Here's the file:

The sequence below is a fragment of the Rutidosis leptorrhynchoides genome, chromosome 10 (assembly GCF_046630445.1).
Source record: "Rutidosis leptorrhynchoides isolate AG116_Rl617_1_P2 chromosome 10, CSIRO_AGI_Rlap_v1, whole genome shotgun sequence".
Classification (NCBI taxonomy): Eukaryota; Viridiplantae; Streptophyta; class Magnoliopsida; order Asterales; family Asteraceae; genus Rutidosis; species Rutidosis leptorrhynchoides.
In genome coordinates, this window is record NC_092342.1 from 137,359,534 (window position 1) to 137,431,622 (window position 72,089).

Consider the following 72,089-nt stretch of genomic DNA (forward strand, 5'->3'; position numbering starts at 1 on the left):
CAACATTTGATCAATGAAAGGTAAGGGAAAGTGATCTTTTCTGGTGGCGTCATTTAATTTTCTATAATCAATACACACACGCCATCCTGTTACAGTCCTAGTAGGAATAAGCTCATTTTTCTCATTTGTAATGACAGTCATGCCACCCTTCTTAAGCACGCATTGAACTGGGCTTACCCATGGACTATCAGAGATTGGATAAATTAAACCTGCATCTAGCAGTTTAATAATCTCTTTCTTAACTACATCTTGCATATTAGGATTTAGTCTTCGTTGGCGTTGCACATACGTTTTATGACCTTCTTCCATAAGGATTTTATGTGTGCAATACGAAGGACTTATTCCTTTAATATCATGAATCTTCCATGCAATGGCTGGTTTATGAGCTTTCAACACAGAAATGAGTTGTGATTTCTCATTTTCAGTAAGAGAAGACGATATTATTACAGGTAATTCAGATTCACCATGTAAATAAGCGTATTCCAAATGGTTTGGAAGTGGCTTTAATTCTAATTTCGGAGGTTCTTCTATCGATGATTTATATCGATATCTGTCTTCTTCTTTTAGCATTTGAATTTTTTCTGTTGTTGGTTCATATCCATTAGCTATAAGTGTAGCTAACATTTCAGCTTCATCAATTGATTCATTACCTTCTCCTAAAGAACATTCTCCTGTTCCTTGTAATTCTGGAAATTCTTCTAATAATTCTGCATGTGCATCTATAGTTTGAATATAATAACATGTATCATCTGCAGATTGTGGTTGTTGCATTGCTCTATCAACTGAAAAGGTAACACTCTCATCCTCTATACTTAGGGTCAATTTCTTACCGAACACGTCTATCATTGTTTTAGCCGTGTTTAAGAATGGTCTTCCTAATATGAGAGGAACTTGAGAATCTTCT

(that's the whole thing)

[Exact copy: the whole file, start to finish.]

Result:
The sequence below is a fragment of the Rutidosis leptorrhynchoides genome, chromosome 10 (assembly GCF_046630445.1).
Source record: "Rutidosis leptorrhynchoides isolate AG116_Rl617_1_P2 chromosome 10, CSIRO_AGI_Rlap_v1, whole genome shotgun sequence".
Classification (NCBI taxonomy): Eukaryota; Viridiplantae; Streptophyta; class Magnoliopsida; order Asterales; family Asteraceae; genus Rutidosis; species Rutidosis leptorrhynchoides.
In genome coordinates, this window is record NC_092342.1 from 137,359,534 (window position 1) to 137,431,622 (window position 72,089).

Consider the following 72,089-nt stretch of genomic DNA (forward strand, 5'->3'; position numbering starts at 1 on the left):
CAACATTTGATCAATGAAAGGTAAGGGAAAGTGATCTTTTCTGGTGGCGTCATTTAATTTTCTATAATCAATACACACACGCCATCCTGTTACAGTCCTAGTAGGAATAAGCTCATTTTTCTCATTTGTAATGACAGTCATGCCACCCTTCTTAAGCACGCATTGAACTGGGCTTACCCATGGACTATCAGAGATTGGATAAATTAAACCTGCATCTAGCAGTTTAATAATCTCTTTCTTAACTACATCTTGCATATTAGGATTTAGTCTTCGTTGGCGTTGCACATACGTTTTATGACCTTCTTCCATAAGGATTTTATGTGTGCAATACGAAGGACTTATTCCTTTAATATCATGAATCTTCCATGCAATGGCTGGTTTATGAGCTTTCAACACAGAAATGAGTTGTGATTTCTCATTTTCAGTAAGAGAAGACGATATTATTACAGGTAATTCAGATTCACCATGTAAATAAGCGTATTCCAAATGGTTTGGAAGTGGCTTTAATTCTAATTTCGGAGGTTCTTCTATCGATGATTTATATCGATATCTGTCTTCTTCTTTTAGCATTTGAATTTTTTCTGTTGTTGGTTCATATCCATTAGCTATAAGTGTAGCTAACATTTCAGCTTCATCAATTGATTCATTACCTTCTCCTAAAGAACATTCTCCTGTTCCTTGTAATTCTGGAAATTCTTCTAATAATTCTGCATGTGCATCTATAGTTTGAATATAATAACATGTATCATCTGCAGATTGTGGTTGTTGCATTGCTCTATCAACTGAAAAGGTAACACTCTCATCCTCTATACTTAGGGTCAATTTCTTACCGAACACGTCTATCATTGTTTTAGCCGTGTTTAAGAATGGTCTTCCTAATATGAGAGGAACTTGAGAATCTTCT